November 17th 2015. CAC is delighted to be nominated in not one, but two categories of the inaugural Football For Good Awards.  We have been shortlisted for ‘Champion of the Women’s Game’ and ‘International Impact’.  Two of our amazing implementing partners have also been nominated – GOALS Haiti for the International Impact award and Street Child United for the Game Changer award.

    CAC has been shortlisted alongside incredible social development initiatives like those led by football legends Alan Shearer and Jamie Carragher and programmes delivered by football clubs such as Burnley, Charlton Athletic, Chelsea, Crystal Palace, Everton, Hull, Manchester City, Reading and West Ham.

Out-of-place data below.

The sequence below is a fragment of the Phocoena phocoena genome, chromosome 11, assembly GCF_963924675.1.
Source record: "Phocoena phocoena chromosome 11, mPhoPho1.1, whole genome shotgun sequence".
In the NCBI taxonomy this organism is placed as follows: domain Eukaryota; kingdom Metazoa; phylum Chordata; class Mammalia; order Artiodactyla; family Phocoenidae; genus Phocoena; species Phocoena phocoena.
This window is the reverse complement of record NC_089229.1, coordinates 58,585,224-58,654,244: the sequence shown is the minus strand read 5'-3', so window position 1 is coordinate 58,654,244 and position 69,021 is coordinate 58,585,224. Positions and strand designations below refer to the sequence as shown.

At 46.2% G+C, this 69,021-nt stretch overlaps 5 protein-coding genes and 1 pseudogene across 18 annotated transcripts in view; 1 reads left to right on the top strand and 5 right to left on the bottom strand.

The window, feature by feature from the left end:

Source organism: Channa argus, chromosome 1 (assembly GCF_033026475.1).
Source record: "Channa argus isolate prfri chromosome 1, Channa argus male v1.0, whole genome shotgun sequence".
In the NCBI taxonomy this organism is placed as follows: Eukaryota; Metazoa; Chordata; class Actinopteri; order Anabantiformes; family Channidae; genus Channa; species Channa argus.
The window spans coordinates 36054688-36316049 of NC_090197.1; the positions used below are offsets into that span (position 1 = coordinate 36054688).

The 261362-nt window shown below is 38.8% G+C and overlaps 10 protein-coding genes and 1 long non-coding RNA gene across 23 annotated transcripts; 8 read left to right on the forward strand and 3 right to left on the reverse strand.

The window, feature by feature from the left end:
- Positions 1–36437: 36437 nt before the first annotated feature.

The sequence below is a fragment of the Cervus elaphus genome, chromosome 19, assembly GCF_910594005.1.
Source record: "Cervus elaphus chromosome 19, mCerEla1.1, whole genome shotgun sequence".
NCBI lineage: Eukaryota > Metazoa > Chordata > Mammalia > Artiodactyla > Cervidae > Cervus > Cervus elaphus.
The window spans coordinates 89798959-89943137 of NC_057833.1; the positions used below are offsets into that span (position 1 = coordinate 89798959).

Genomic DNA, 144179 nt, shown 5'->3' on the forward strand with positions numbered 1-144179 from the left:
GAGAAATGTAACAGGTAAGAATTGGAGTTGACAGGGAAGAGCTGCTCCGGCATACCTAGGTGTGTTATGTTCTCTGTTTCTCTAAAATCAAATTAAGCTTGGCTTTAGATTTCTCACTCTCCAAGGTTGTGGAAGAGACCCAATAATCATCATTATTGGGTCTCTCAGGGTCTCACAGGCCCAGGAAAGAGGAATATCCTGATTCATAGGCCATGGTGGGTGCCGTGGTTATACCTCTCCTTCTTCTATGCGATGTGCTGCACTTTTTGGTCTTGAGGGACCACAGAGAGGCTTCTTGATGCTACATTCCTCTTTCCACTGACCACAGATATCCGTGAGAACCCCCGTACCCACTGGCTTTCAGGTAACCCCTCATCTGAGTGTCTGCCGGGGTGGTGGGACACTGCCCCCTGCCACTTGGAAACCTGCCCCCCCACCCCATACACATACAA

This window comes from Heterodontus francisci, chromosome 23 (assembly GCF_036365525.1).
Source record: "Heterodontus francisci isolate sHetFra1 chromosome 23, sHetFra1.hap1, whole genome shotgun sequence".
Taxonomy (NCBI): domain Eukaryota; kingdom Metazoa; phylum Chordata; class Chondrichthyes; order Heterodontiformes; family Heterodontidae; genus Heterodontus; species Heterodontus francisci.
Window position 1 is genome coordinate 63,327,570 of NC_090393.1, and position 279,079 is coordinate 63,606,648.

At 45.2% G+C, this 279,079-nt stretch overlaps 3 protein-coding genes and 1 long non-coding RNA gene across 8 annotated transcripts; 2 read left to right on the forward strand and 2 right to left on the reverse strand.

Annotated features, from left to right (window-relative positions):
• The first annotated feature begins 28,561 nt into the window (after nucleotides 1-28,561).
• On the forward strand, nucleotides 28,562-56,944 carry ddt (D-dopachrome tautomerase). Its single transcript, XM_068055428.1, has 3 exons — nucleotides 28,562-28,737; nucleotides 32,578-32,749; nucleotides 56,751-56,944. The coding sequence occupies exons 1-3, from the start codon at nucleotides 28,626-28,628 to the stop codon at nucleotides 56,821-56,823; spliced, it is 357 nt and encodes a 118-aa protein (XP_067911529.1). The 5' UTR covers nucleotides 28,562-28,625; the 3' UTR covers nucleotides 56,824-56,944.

“We are honoured that our impact has been recognised in this forum,” says CAC’s Sarah Brown.  “It is inspiring to be part of a global movement that is using football to benefit the most marginalised people in society and achieve locally-owned, sustainable change.”

    The Professional Footballers’ Association is chairing the judging panels and the winners will be announced at an awards ceremony to be held in London on 2nd December.

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  • A Vision for Local Sustainability

    August 14th 2015. Léogâne to Port-au-Prince, Haiti. Nairobi to Marsabit, Kenya. Tacloban to Baybay, Philippines. Nyanza to Kigali, Rwanda. Tanzania to Uganda. Uganda to Kenya. Cambodia to Philippines.